April 2013. A phenomenon struck the internet. Twitter feeds quickly became over run with mention of the ‘Candy Box’. To outsiders, it seemed like boxes of chocolates had suddenly been posted through the doors of millions. To bosses, it appeared that a plague of inefficiency had struck businesses the word over as productivity rates dive bombed. Candy Box had been unleashed on the world, and everyone was playing it. A web-based game made up of little more than images made from stuck-together-letters and a ticking counter of collected candies, people logged on to ‘see what it was all about’ and were still there two hours later, with 7,200 candies in their inventory.
If you were, or even are, one of those players, then you’re part of a community of 1,430,350 players. Well, within that ballpark.
1,430,350 is the number of unique saves logged to date for Candy Box. It’s a figure the long-haired, 19-year old French computer science student aniwey (never spell his name with a capital ‘a’) never expected to see at all. “This is not accurately the number of players - because some players can use multiple saves, multiple accounts. But it gives you a good idea, I think. So that was just incredible for me just to have so many players playing the game. I really, really did not expect that. I just spent all my time responding to emails after the release,” he said at GameCity festival in Nottingham.
Out of all those saves, some interesting statistics emerge. Take a look at the Candy Box stats page, and you can see that half the players that have a save game manage answer all the questions posed by the frog and progress past him. A little less than half manage to go on to defeat the first major boss: The Whale. The final number of saves which are logged after completing the game may be a small fraction of the overall million plus, but one thing is clear: people spend quite a long time playing Candy Box. And they said browser based games would never take off...
The number of countries filled with Candy Box players isn’t anything less than significant, either. You'd be forgiven for thinking that players would be restricted to English and French speaking nations (those being the languages on offer), but a casual glance at the FAQ list reveals otherwise. “I made a glossary, an FAQ page, in English and French because I can do that myself,” explained aniwey. But soon numerous players speaking dozens of other languages started to approach him, each waving a localised FAQ for their language. “A lot of players want the translations, so I have the links at the bottom of the page. I just love to see how many languages it was translated in.”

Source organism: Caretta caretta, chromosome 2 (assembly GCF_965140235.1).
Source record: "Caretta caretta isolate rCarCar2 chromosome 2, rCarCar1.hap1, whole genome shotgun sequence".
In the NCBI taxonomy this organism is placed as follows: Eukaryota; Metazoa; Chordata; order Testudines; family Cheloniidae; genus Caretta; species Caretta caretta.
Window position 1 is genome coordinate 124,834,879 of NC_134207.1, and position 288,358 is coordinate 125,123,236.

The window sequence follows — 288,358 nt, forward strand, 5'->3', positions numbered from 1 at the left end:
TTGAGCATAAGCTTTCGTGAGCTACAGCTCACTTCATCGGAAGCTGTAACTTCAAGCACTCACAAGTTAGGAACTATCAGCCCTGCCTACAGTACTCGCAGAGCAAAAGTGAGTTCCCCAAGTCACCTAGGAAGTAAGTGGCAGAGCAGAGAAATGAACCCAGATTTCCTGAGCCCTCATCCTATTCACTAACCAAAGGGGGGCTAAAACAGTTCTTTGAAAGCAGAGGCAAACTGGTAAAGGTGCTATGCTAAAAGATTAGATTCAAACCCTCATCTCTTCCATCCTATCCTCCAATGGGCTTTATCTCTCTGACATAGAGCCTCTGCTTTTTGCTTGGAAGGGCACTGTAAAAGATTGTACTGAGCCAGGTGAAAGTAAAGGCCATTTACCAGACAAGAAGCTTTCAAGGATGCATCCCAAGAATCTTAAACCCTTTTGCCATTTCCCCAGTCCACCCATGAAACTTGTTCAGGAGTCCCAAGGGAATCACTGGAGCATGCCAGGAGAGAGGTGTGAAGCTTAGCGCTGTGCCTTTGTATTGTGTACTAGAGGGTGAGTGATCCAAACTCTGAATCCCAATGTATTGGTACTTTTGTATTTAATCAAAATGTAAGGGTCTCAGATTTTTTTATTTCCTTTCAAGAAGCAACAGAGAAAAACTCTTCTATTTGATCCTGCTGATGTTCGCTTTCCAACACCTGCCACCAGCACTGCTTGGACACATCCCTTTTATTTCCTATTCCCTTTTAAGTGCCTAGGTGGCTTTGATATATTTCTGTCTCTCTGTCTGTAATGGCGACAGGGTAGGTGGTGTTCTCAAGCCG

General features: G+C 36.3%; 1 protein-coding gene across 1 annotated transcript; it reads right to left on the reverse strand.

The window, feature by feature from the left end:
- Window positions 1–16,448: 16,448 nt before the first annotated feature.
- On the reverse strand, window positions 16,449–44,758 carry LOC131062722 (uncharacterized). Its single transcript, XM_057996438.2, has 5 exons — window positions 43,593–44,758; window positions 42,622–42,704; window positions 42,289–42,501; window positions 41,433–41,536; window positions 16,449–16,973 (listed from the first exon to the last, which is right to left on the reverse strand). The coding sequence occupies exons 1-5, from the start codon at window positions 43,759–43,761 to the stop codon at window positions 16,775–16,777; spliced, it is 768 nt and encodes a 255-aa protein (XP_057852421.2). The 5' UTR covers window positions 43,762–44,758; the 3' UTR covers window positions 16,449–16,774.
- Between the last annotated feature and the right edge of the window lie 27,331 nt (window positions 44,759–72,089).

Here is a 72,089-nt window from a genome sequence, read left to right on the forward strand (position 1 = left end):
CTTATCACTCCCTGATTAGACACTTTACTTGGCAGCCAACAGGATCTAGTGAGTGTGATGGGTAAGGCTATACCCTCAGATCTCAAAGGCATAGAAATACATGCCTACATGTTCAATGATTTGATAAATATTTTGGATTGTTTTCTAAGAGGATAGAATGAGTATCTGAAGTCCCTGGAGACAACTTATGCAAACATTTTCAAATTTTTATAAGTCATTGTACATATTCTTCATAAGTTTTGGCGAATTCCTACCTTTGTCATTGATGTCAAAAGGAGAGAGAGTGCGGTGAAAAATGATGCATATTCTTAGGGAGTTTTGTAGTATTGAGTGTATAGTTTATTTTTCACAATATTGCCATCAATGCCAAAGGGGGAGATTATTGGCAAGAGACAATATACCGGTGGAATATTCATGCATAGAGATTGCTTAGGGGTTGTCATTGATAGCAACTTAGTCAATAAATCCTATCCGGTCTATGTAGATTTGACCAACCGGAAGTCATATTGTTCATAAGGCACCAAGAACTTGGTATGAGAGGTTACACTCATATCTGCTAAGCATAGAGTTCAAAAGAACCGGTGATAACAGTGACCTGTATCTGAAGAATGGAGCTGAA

Candy Box can be easily classified as a success, then. What do you do with successful IP? You make a sequel. And today is the day when that sequel hits the web. Candy Box 2 is available to play right now, and predictably brings the same addictive gameplay to the browser window, but with a few improvements. A drop-down menu offers French and English language translations, but aniwey has hopes that fan translations will come pouring in now the game is available for everyone to play.
Translations are not the only thing on aniwey’s mind, though. Candy Box was the work of aniwey alone, but the ASCII art used to create the game’s distinct style was all pulled from the internet. Look at the game’s credits and the art is all attributed to artists aniwey has never even met. As such, he couldn’t allow the community permission to download the game’s code and mod it. “I couldn’t make Candy Box in a way that you could add content and features after the release. And that’s bad, because I think it’s great for the community. People get more hooked to the game, and I couldn’t do that,” he explained.
For Candy Box 2 things are different. The detailed environments are created by artists recruited by aniwey himself, and as a result the entire game’s code is available under a Creative Commons license. “Anyone has a right to take the game’s code, to modify it, to share it with anyone else - even for commercial purposes. So you can take my code, modify the game and make another game without even asking for permission,” said aniwey. The only restriction placed on the Creative Commons license is that modifiers allow their work based on aniwey’s code to be modified too, passing on the same spirit to their players. It’s like sharing a big box of chocolates, rather apt for a game with such a sweet tooth.